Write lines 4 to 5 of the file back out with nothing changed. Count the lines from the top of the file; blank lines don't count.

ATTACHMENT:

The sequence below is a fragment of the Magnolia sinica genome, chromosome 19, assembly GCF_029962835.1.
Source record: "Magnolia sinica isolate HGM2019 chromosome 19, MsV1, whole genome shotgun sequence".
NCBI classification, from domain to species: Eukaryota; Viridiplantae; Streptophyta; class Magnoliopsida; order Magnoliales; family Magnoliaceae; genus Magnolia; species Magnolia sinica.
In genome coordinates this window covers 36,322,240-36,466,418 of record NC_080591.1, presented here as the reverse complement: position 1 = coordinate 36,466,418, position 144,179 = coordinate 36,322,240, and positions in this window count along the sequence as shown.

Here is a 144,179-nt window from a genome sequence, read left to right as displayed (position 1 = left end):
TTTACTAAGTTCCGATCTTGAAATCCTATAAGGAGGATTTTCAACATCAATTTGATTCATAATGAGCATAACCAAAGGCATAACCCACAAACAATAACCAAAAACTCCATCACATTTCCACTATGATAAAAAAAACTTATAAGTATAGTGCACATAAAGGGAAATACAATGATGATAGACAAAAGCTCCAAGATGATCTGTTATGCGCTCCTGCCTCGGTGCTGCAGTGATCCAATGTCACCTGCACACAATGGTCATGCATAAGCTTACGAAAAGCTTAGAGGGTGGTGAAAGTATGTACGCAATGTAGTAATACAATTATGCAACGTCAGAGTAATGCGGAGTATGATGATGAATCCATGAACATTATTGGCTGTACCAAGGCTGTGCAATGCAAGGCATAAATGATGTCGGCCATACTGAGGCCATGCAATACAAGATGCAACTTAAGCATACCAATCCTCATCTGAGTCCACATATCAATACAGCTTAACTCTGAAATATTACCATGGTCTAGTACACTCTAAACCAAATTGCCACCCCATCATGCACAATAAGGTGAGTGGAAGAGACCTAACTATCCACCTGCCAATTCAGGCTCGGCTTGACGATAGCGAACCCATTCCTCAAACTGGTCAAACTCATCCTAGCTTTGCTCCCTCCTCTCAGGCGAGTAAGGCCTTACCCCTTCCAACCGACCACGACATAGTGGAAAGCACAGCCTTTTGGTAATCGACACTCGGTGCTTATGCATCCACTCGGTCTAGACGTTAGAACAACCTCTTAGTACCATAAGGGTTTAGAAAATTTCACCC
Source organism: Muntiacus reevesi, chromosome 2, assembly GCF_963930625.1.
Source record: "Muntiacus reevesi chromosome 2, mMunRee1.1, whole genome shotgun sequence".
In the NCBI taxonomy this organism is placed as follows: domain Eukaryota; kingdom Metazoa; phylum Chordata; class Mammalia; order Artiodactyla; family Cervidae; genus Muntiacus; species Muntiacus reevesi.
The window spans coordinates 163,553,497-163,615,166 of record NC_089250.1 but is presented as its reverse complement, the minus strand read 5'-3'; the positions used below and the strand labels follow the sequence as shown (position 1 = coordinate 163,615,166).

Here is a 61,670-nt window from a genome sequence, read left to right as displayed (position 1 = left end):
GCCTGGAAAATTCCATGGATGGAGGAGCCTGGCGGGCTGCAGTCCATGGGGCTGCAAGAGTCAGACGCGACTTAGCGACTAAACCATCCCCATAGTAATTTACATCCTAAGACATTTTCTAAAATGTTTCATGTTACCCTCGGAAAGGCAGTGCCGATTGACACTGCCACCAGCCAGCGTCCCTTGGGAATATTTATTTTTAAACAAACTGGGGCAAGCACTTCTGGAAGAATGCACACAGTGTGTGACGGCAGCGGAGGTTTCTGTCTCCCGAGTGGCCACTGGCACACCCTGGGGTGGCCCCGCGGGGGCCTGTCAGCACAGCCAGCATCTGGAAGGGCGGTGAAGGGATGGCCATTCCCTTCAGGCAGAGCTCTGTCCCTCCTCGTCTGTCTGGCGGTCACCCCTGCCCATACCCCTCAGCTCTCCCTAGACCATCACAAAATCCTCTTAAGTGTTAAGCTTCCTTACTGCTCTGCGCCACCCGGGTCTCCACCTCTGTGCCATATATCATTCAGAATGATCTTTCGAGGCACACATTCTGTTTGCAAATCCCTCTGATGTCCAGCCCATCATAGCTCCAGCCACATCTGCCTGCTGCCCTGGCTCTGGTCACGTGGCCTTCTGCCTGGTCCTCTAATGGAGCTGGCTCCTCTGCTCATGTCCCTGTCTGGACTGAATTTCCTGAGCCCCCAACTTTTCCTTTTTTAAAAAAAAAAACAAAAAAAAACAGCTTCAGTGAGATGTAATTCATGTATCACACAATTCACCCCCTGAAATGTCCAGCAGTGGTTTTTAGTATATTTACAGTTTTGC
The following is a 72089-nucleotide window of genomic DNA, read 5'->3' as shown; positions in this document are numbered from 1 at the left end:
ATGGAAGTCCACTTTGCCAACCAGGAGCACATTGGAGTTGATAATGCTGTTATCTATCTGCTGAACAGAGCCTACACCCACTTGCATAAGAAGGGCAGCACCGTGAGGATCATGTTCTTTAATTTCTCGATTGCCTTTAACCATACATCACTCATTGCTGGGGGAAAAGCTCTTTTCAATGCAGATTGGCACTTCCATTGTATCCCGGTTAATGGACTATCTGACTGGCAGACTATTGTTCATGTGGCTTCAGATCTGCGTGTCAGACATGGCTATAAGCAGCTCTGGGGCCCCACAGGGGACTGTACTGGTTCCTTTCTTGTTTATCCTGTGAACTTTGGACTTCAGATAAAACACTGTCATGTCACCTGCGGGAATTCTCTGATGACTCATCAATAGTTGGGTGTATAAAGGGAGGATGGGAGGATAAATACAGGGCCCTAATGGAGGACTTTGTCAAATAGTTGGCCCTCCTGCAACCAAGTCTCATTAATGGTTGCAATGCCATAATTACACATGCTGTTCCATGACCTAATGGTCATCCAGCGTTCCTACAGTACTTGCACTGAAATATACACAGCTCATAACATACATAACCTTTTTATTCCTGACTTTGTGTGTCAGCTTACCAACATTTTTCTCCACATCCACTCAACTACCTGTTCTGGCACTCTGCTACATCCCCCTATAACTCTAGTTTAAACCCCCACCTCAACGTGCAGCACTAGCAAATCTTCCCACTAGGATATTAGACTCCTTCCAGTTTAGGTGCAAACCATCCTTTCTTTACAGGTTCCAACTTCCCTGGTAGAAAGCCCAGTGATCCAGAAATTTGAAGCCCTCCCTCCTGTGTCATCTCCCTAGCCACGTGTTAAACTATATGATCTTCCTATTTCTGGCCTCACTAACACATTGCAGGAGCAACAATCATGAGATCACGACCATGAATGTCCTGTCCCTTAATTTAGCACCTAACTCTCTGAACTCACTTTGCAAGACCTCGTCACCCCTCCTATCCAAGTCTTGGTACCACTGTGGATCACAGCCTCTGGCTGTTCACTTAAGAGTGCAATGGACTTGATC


In genome coordinates this window covers 36,322,240-36,466,418 of record NC_080591.1, presented here as the reverse complement: position 1 = coordinate 36,466,418, position 144,179 = coordinate 36,322,240, and positions in this window count along the sequence as shown.

Here is a 144,179-nt window from a genome sequence, read left to right as displayed (position 1 = left end):